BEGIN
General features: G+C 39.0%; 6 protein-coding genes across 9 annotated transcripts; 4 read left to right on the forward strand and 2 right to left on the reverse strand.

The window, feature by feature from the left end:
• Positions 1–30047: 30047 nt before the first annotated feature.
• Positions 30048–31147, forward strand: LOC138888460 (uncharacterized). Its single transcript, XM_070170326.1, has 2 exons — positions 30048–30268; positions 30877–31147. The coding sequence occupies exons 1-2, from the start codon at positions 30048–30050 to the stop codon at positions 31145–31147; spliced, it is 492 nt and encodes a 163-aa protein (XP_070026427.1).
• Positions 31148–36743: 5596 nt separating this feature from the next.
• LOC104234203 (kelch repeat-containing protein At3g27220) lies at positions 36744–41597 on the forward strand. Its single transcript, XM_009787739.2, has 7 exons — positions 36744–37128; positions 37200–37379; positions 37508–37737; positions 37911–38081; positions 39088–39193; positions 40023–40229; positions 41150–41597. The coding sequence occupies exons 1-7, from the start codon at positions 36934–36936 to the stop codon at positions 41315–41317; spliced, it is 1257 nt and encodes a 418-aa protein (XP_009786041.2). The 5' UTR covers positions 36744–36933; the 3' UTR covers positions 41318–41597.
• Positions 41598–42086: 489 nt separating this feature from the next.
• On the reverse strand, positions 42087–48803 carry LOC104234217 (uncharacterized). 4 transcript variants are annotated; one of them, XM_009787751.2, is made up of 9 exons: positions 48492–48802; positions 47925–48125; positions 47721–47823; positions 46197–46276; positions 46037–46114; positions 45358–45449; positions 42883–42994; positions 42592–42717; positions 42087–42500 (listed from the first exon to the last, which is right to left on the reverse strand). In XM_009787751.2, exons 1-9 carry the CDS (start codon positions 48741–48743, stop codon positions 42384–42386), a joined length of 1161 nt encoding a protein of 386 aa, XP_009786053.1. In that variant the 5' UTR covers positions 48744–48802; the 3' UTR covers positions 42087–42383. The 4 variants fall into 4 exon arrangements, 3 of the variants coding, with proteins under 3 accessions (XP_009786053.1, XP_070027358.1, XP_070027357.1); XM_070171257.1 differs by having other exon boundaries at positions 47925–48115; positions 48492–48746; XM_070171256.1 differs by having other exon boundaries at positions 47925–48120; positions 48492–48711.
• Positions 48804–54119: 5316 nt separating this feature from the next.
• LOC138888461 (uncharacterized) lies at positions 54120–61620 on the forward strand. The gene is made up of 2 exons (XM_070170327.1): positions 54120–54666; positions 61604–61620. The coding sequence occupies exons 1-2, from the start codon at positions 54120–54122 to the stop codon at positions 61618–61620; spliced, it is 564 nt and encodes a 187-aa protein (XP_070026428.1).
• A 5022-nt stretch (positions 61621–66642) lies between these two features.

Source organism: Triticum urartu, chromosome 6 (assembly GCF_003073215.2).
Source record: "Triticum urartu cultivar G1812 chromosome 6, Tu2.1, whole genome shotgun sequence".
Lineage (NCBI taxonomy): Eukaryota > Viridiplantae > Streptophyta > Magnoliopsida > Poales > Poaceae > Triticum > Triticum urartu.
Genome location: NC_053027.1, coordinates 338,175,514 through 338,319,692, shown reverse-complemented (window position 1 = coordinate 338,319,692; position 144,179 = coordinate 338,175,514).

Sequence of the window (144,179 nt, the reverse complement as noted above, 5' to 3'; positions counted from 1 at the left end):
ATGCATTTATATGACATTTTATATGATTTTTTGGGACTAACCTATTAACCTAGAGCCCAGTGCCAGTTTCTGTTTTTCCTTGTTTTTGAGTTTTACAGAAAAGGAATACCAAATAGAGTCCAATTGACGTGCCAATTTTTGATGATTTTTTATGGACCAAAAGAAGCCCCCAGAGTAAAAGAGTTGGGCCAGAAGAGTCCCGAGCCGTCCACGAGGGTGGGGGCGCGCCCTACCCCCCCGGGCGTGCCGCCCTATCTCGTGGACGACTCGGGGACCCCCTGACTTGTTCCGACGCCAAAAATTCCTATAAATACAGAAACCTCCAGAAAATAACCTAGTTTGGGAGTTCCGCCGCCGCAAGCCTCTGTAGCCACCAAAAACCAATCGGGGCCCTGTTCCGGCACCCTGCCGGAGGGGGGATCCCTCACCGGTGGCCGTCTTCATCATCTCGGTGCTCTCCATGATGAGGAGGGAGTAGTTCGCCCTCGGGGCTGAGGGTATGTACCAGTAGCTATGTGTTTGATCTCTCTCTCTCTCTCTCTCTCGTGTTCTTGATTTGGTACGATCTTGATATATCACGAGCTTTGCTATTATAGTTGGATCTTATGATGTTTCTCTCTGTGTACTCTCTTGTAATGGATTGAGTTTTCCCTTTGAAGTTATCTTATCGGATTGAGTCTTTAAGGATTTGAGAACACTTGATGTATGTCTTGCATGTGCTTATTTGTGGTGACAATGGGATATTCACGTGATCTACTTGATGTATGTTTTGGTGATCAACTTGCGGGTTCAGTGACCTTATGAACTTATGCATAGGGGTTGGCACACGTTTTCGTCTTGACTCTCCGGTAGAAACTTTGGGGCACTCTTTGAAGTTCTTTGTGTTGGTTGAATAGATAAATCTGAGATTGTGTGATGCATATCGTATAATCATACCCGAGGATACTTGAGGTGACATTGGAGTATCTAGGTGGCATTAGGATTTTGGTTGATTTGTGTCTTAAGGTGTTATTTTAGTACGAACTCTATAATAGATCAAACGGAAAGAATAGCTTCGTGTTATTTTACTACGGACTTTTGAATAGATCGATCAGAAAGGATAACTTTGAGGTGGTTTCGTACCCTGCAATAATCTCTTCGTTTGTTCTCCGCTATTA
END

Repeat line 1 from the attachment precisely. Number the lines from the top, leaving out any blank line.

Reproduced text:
General features: G+C 39.0%; 6 protein-coding genes across 9 annotated transcripts; 4 read left to right on the forward strand and 2 right to left on the reverse strand.